Aussies did it again.
Australia announced that it will commit A$20 million or nearly P800 million worth of assistance for the rehabilitation Marawi City over the next four years.
|Australian Foreign Minister Julie Bishop and President Rodrigo Roa Duterte during the former's courtesy call at Malacañan Palace last August 7, 2017.(photo credit to Philstar)|
Australian Foreign Minister Julie Bishop, one of the attendees in the 24th ASEAN Regional Forum this week said the aid will be for “recovery and long-term peace and stability in the southern Philippines.”
It is intended to “ease civilian suffering” caused by the siege and “contribute to peace-building in the area,” Bishop said in a statement.
"Yesterday I met with Philippines President Rodrigo Duterte in Manila, our second meeting for 2017. We discussed the conflict in Marawi and the impact it is having on civilians in the region," Bishop said in a media release
Bishop added that the A$20 million is on top of the initial A$920,000 worth of emergency food and other supplies to be given by the Australian government to the Philippines which she announced last June.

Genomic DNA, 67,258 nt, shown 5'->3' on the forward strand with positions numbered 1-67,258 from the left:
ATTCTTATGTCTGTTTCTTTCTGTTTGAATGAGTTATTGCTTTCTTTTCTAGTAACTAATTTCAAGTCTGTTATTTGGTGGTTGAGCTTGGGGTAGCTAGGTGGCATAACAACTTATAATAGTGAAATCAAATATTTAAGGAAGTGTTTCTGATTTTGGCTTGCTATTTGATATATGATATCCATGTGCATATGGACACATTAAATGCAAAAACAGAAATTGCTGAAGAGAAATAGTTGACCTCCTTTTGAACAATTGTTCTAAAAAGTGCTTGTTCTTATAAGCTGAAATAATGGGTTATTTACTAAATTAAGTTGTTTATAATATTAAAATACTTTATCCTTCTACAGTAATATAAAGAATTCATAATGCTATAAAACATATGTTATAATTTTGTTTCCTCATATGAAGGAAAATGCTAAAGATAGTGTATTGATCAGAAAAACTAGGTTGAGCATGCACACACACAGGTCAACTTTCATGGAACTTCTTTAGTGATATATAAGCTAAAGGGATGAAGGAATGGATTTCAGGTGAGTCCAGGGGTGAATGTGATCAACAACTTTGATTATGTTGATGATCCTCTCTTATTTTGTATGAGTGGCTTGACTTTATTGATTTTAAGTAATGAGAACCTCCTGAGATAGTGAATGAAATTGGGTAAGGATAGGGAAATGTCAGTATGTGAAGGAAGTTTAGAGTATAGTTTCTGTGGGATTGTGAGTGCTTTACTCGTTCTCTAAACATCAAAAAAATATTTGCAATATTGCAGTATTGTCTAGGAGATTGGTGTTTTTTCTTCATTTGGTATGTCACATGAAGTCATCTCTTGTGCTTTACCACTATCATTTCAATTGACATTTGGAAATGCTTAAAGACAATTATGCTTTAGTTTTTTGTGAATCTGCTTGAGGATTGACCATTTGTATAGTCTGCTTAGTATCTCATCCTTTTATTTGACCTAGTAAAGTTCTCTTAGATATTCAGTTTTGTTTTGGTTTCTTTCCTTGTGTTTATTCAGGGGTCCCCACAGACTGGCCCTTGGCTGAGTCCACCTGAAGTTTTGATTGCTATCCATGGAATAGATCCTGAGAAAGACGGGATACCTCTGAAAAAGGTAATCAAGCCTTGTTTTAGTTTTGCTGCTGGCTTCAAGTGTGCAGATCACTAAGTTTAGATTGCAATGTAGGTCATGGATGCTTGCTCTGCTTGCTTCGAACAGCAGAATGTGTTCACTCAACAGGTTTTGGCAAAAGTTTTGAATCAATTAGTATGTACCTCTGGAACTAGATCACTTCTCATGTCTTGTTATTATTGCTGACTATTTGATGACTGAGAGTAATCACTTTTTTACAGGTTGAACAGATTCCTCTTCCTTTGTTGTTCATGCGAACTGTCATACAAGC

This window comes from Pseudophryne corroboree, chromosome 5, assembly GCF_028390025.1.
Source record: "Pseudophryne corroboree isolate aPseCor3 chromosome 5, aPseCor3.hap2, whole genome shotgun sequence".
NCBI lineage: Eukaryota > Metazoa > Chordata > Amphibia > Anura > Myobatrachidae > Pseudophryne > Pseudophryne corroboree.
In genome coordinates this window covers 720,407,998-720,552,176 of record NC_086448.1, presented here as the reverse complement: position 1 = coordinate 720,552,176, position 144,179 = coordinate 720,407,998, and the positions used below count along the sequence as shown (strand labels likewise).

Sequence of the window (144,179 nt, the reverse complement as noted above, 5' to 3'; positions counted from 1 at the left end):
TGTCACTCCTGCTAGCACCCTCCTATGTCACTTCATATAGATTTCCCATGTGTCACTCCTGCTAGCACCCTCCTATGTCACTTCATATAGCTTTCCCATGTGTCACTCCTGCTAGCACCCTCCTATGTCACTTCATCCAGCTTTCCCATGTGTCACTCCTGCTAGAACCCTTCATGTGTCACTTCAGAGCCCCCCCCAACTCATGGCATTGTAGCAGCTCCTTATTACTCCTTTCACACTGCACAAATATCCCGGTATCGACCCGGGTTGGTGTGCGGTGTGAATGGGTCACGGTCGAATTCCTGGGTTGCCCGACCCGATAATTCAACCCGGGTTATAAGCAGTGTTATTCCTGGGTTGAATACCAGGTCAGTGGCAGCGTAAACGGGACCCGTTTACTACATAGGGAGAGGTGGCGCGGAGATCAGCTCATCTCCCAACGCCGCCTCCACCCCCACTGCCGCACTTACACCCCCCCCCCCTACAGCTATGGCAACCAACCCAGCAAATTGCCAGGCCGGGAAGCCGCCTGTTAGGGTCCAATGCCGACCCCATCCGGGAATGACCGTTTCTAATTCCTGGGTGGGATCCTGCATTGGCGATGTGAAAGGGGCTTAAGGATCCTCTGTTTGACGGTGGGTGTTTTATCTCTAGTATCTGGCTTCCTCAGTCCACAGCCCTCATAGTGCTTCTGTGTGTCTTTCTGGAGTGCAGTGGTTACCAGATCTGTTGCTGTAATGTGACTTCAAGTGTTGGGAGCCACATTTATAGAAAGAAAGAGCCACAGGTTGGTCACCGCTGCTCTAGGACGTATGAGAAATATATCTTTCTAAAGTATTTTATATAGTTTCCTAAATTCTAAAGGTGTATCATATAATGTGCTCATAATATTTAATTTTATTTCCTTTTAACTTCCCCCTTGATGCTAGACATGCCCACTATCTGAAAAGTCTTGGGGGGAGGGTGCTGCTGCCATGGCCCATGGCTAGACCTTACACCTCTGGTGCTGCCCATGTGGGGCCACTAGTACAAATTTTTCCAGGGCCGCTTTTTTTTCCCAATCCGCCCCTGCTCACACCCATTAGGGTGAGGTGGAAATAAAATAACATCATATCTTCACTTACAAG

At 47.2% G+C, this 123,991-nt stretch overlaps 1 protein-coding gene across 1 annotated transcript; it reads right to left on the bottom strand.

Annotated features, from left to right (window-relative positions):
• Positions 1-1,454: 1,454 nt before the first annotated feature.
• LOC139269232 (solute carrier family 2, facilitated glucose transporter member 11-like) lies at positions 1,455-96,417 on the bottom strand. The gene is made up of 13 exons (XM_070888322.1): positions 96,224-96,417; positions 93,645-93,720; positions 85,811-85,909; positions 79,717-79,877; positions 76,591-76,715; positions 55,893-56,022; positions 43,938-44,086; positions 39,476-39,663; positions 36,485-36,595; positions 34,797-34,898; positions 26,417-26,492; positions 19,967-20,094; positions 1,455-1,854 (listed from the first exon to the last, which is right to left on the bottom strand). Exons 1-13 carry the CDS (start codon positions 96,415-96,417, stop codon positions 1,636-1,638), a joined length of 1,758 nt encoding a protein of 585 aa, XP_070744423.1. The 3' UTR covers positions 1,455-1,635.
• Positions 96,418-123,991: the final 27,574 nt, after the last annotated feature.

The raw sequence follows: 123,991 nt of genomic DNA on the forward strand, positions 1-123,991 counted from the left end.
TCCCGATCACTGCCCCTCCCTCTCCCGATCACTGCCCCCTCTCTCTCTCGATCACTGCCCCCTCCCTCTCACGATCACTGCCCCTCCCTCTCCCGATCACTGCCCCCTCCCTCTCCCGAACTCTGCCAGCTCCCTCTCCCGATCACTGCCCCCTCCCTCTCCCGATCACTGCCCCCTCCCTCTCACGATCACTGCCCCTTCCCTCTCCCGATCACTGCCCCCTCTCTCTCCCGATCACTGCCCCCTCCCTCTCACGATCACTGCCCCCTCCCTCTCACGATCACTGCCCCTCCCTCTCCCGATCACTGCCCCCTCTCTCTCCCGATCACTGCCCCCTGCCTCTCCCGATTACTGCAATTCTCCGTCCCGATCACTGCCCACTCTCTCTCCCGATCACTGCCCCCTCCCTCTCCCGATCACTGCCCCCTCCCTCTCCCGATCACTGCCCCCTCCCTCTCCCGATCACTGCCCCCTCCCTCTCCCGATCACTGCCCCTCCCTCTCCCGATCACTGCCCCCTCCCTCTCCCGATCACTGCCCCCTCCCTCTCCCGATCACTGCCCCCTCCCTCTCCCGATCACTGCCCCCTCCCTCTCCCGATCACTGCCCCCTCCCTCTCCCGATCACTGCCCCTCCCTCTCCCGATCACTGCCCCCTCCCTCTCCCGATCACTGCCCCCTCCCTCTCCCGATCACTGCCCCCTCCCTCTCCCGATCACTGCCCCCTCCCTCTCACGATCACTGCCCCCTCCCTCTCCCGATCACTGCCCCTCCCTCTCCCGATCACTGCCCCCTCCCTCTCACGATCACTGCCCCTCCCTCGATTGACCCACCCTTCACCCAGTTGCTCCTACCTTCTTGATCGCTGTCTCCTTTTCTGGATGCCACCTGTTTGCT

"Australia’s support will help meet the urgent needs of these displaced people including through child protection and counselling services," Bishop said.
Funding of small-scale infrastructure projects for communities around Marawi,repair of local roads, and a provision for clean drinking water are the intended beneficiary of Australia’s support.
"In addition, the Australian Government will assist community peacebuilding efforts and strengthen local capacity to resist and counter extremism," Bishop said.
Government has estimated 360,000 people were forced to evacuate because of the siege of the ISIS inspired - Maute group in the city.
Australia has also been an active partner of the Armed Forces of the Philippines (AFP) in the battle against the ISIS-inspired militants in Marawi.
"The Australian Government continues to work with the Philippine Government to combat terrorism in the region," Bishop said.
Two AP-3C surveillance aircraft from the Royal Australian Air Force provided support to the AFP in the inch by inch retaking of Marawi City by the members of the Philippine Army and the Philippine National Police.